Lolette Guthrie is primarily a landscape painter. “Since I mostly paint from memory, my paintings are depictions of my recollections of the colors and the quality of light I experienced at a particular place and at a particular moment in time. For ColorFull, I thought about marveling at sunsets at the coast, remembering a pink and soft orange sky over Lake Jordan, the explosion of color when the sun shines through a stormy sky, the beauty of a broom straw field on a cloudy day.”



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Linda Carmel

This has been a year of upheaval. Many values and causes that I hold dear are being pushed aside . It sometimes feels like I don’t know which way to turn. Thank goodness for friends, partners and fellow artists. Michele, Nell, Evelyn and I had fun presenting this show. Although some of my subjects this year are quite emotionally charged I have tried to present them in a positive way. I want to look forward toward a solution or at least the next step.


The painting Again and Again was inspired by the rally in Washington, DC earlier this year. The whole event was organized by young victims of gun violence. All of the speakers were passionate and eloquent. I found myself very happy to follow their leadership. Long ago Joan of Arc had that same sense of conviction and leadership about a very different issue. It is time for the young to lead us forward in the matter of gun control.


Me Too is my response to the movement of the same name. I am struck, but not surprised, by the number of victims now coming forward and telling the stories that they have kept secret for so long. Hopefully the sharing process can help healing to happen for them. Stitching the individual profiles together creates a kind of bonding. The more we come together and speak out on issues the more likely it is that change will happen.


Another theme for me in this show is caring for the Earth. I have painted larger than life women picking up and carrying the Earth to protect it.

In my work I hope to convey messages of community and coming together and of hope for the future. I believe that women will have an important say in how the next chapter of our lives unfold.


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The paintings of Linda Carmel celebrate women and what they do every day to stabilize and support family and community. Her work points us toward a world in which women can take the lead in finding common ground, moving us away from this time of polarization, peril and uncertainty.

Carmel writes, “We can see things happening that might point the way for our country.  Record numbers of women are running for office in this year’s elections. The most effective challenge to the NRA is being led by adolescents who are furious at the adult world’s valuing assault rifles over their lives.”

Linda Carmel’s paintings in this show reflect her thoughts on the current predicament American society is facing. “My work illuminates how women can help heal a torn community. This series points toward a time of compassion for all of humanity and a respect for the Earth.  With a positive attitude and with humor, I offer my perspective to the viewer.”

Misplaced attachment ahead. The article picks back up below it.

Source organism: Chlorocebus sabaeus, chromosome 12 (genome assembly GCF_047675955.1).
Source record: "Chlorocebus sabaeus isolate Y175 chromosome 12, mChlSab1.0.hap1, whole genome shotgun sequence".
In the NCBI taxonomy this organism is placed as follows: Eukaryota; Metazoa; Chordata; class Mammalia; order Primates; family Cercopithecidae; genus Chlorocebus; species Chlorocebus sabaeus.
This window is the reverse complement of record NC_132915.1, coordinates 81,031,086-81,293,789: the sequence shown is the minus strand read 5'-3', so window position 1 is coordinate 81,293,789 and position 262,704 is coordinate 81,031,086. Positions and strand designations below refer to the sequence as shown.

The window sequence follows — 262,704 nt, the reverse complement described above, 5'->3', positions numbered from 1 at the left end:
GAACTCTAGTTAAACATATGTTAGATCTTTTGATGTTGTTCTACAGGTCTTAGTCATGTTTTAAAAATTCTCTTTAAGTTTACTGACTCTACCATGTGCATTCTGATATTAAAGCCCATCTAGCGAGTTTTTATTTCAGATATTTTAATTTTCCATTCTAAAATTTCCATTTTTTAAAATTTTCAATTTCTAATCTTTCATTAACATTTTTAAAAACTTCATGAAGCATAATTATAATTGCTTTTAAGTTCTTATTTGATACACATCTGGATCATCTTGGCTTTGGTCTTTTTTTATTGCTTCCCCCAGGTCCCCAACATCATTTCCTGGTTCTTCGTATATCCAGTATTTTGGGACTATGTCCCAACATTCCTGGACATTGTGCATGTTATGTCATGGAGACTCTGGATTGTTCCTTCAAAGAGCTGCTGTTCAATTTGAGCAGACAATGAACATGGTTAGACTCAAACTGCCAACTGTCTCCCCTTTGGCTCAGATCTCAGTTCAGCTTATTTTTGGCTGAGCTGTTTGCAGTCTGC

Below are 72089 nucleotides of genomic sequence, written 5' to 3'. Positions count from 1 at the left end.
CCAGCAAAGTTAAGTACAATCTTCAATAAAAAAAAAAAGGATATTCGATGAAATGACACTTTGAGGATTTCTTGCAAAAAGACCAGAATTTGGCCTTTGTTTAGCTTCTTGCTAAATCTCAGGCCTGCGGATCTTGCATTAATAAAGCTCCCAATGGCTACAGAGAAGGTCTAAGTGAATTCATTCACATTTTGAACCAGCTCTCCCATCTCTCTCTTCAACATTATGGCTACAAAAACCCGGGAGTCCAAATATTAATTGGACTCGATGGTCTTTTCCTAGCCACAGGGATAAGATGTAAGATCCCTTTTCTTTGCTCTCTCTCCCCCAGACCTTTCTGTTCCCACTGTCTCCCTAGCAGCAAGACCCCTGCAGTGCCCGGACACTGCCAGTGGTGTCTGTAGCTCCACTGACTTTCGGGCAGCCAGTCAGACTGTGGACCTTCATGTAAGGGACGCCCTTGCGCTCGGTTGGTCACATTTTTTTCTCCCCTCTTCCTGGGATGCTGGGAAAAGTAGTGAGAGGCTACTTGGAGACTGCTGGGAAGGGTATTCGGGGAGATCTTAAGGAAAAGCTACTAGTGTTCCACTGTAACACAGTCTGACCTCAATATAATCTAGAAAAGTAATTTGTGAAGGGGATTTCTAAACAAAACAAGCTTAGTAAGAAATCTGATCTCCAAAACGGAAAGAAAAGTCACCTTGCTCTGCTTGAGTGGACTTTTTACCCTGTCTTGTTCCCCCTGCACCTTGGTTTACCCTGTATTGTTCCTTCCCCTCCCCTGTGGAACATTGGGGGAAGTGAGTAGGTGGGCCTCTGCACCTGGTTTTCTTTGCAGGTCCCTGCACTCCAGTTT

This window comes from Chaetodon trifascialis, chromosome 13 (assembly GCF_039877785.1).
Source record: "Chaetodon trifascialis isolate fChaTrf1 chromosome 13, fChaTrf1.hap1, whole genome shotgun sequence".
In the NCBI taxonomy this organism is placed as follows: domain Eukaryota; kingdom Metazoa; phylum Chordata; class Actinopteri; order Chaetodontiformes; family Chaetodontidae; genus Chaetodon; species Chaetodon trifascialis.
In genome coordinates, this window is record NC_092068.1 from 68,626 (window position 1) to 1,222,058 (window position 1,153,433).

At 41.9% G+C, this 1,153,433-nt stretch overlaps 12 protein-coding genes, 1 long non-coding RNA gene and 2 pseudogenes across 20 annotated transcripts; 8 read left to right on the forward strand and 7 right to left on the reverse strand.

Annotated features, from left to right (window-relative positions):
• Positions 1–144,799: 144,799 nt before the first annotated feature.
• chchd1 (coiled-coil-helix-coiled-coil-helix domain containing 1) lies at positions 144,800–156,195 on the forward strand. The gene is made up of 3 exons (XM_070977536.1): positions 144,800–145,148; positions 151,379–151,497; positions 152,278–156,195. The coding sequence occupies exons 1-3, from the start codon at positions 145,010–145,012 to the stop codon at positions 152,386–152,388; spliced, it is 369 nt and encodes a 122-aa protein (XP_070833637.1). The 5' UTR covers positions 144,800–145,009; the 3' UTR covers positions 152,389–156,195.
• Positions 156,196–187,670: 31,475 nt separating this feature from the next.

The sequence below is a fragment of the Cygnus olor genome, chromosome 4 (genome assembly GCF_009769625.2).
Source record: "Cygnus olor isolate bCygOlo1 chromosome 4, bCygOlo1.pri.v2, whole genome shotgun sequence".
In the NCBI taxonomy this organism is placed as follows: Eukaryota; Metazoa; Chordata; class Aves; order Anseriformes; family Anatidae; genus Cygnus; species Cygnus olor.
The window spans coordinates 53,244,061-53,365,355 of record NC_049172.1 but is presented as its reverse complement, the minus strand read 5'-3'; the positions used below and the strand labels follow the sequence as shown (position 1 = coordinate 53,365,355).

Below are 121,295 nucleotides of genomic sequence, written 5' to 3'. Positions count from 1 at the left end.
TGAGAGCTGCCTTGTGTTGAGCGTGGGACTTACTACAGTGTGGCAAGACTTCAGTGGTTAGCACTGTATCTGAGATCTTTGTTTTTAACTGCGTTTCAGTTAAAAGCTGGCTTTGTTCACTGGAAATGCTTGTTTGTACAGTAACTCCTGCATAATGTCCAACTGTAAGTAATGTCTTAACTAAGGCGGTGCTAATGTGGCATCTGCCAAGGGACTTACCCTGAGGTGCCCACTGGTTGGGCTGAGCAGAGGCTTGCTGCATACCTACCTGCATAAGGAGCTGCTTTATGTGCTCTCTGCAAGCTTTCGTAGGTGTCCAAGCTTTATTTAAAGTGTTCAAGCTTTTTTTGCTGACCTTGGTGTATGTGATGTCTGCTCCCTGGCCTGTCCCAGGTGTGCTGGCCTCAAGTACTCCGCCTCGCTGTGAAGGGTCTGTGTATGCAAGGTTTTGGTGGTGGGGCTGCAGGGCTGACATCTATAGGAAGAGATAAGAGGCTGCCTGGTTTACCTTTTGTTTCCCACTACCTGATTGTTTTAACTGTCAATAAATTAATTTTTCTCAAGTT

Carmel adds, “My paintings have sculpted surfaces. You can actually feel the peaks and valleys that add nuance to the imagery.  I encourage people to touch these canvasses so that they can connect with the themes on a deeper level.”

Jewerly artist, Nell Chandler writes, “When we first decided to call our show Common Ground, I associated the title with us: four women.  As artists we definitely share a common sensibility. We are kindred spirits.

I then turned to the work that I would create for our show and I felt inspired by my friends to dig deeper into new techniques that I’d learned last year such as teaching myself torch enamels I learned from You tube tutorials, books, magazines and well just talking with other artist jewelers at the shows. I realized that I wanted to push myself to try to master some of these techniques to make jewelry that reflected the common ground between my established and my new love of torch enamels.

Painter, Michele Yellin writes, “In life, what interests me most is finding a space where I can have a meeting of the minds and hearts with others. Sometimes I think that it is not unusual to feel isolated and alienated. With a little effort, it is easy to connect with others and share what we have in common – our dreams, our hopes, our lives and our values.

The same is true for my artwork. I create work as an expression of my own inner and outer life. Once I put it out in the world, I am interested in other people connecting with, and finding that what I paint, is part of their lives as well.

My paintings evolve organically. I start by laying down texture and color to create a loose abstract field. The textures and colors suggest shapes and spaces, much like clouds creating shapes in the sky. Everything and anything is on that canvas, waiting to be found. I draw what I see, and begin painting. Some things stay, others are painted over, developing paintings that have many layers. Through this process, the painting begins to tell a story. It is how I discover and reveal my inner life.”

For Common Ground Evelyn Ward is showing a selection of her twice-fired stoneware pottery; the decoration integrates representations of local native plants. Ward writes,”I enjoy making good, useful pots that someone will enjoy using every day.” Her process for creating them is far from simple. Each piece passes through a labor intensive salt firing, and then a second electric kiln firing, which fastens ceramic decals of delicate plant drawings or photographs into place, and results in sepia-toned studies of seed pods or leaves contrasted against a rich, salt-glazed background.

Opening Reception


July 27